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2016 Scion iA Pros and Cons: Why (Not) This Car?

Scion iA front quarter view
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Introduction

As you might have heard, Scion, Toyota's youth-oriented brand, is in its final model year despite having just introduced two new models. Come 2017 the car I'm reviewing here will likely be sold as the Toyota Yaris sedan, as it already is in Canada.

As you also might have heard, the iA / Yaris sedan isn't actually a Toyota. Instead, it's a Mexican-made Mazda2 with a different face. Mazda didn't feel they could sell enough of these small, "B-segment" cars in the United States and Canada, so they gave distribution rights for the sedan (North America doesn't get the hatchback at all) to another company whose brand reputation and larger dealer network give them a better shot. Mazda has kept the related but considerably more expensive (and thus profitable) CX-3 crossover for its own dealers.

Since Mazda didn't see much point in selling the iA itself, and the small sedan wasn't enough of a success to save Scion, should you see much point in buying one?

iA Reviews: Scion iA front quarter view

The designers must have struggled to make Mazda's current curves work with stubby proportions. more iA photos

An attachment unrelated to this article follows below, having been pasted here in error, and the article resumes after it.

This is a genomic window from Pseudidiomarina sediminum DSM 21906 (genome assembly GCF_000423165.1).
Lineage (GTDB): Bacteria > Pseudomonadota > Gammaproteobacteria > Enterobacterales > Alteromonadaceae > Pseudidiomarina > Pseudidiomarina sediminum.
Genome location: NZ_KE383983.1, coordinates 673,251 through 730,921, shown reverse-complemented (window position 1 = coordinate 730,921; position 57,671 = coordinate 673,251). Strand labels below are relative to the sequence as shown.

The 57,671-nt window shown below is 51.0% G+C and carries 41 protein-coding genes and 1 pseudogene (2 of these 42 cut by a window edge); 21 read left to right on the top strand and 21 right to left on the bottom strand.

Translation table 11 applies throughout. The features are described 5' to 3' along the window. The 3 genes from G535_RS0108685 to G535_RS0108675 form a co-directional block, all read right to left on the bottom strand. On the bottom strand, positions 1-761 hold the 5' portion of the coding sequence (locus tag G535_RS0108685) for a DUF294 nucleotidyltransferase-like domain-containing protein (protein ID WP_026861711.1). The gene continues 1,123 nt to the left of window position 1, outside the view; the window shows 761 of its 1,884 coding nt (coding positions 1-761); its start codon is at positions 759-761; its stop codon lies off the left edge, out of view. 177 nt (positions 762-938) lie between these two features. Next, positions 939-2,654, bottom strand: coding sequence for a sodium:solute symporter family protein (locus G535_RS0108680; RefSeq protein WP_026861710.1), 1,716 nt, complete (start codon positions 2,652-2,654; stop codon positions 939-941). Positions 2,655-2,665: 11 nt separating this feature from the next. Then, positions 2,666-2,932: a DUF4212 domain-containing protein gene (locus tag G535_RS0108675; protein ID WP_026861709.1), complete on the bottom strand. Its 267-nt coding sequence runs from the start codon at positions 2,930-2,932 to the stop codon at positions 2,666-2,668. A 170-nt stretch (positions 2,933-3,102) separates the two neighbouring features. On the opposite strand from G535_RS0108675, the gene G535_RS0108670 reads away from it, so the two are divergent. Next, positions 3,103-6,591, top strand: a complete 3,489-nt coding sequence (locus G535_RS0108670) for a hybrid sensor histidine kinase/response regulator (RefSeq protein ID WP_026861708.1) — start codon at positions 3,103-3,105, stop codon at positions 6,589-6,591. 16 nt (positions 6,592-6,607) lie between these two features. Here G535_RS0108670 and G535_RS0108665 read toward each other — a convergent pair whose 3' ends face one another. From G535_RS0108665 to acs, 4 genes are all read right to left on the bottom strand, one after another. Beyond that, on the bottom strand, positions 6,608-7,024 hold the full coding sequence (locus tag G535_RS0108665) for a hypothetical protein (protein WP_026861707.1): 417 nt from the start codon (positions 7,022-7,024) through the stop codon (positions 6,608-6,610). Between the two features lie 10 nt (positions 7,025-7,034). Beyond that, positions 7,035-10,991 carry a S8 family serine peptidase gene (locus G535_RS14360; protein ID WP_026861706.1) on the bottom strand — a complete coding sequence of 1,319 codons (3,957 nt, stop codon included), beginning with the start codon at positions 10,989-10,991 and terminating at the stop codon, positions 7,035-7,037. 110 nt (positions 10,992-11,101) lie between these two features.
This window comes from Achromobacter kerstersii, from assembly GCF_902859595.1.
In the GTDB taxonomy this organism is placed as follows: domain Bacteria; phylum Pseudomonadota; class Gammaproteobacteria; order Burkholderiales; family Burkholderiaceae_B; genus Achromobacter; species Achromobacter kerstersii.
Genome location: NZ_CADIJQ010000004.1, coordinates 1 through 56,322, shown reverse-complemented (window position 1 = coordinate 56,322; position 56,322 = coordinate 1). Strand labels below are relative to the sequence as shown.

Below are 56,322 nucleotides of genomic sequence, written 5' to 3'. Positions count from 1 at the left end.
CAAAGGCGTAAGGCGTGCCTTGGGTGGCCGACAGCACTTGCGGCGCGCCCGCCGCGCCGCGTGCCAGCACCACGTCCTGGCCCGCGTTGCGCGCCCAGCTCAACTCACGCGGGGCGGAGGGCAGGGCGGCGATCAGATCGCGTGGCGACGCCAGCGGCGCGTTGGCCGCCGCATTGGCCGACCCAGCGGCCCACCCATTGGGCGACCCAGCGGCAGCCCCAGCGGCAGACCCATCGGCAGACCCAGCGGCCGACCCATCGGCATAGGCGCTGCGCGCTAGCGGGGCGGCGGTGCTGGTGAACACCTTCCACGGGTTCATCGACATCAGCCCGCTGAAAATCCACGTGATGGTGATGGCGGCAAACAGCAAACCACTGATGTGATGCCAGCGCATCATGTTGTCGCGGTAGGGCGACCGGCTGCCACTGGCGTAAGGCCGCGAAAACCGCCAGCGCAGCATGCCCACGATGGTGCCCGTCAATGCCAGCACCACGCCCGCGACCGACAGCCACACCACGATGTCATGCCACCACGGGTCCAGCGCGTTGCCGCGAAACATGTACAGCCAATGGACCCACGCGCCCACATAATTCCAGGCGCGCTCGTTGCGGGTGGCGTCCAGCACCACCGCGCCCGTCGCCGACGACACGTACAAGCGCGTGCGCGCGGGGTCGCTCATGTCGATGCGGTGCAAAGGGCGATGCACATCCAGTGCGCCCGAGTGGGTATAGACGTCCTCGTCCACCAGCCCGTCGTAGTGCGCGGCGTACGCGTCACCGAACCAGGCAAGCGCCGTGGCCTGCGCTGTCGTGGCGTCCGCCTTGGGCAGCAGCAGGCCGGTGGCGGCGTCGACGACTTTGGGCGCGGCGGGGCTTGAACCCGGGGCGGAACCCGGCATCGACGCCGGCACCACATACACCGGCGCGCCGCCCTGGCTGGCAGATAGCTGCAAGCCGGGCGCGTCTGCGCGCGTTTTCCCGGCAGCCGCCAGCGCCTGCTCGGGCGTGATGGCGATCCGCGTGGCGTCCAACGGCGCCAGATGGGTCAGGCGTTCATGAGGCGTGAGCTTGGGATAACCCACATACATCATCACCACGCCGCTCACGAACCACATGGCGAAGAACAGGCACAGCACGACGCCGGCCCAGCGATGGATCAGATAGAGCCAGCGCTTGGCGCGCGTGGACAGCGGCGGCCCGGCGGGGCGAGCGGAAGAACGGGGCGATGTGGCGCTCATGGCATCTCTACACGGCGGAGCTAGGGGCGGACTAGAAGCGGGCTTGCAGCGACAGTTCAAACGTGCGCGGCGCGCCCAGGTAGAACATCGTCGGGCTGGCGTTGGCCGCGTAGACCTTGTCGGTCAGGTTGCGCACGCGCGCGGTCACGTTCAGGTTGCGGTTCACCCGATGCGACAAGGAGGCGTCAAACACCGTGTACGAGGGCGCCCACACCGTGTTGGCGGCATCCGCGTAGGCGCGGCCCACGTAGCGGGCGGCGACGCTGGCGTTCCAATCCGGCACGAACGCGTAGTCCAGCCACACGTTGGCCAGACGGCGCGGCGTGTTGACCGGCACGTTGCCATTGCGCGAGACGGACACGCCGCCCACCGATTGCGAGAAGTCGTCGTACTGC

iA Reviews: Scion iA interior

The iA's interior is also all Mazda aside from the Scion emblems. Very nicely done for the price.

Tested: 2016 Scion iA

4dr Sedan 106-horsepower 1.5L I4 6-speed manual FWD

Compared: 2014 Ford Fiesta

4dr Hatch turbocharged 123hp 1.0L I3 5-speed manual FWD

Why the 2016 Scion iA?

  Compared to the Fiesta
Handling
Handling: Better Better Worse

Since the Scion iA was designed and engineered by Mazda, I expected it to handle well. I was not disappointed. Perhaps to adapt the car for Scion, the iA's suspension isn't quite as firm as that of small Mazdas tends to be, and its steering doesn't feel sharp on center. But bend the small sedan into a curve, and its steering and suspension become communicative and responsive, with minimal understeer, moderate lean, and excellent controllability.

With a curb weight just over 2,400, the iA is two-to-three hundred pounds lighter than competitors from GM, Ford, Hyundai, and Kia, and the difference from the driver seat feels even larger. Though not a sport sedan, it's the most agile car in the class, and fun to drive.

The Fiesta also handles well, but has noticeably softer tuning and feels a little sloppier in transitions.


Fuel economy
Fuel economy: About the same Better Worse

The Scion iA's light weight also pays fuel economy dividends. EPA ratings of 31/41 with the manual transmission and 33/42 with the automatic (both with six ratios) are best-in-class, with one partial exception. With a turbocharged 1.0-liter three-cylinder engine the Ford Fiesta manages 31/43, but this engine is a $1,000 option and is available only with a five-speed manual transmission. With its standard 1.6-liter engine, the Fiesta manages only 28/36 with a manual and 27/37 with an automatic.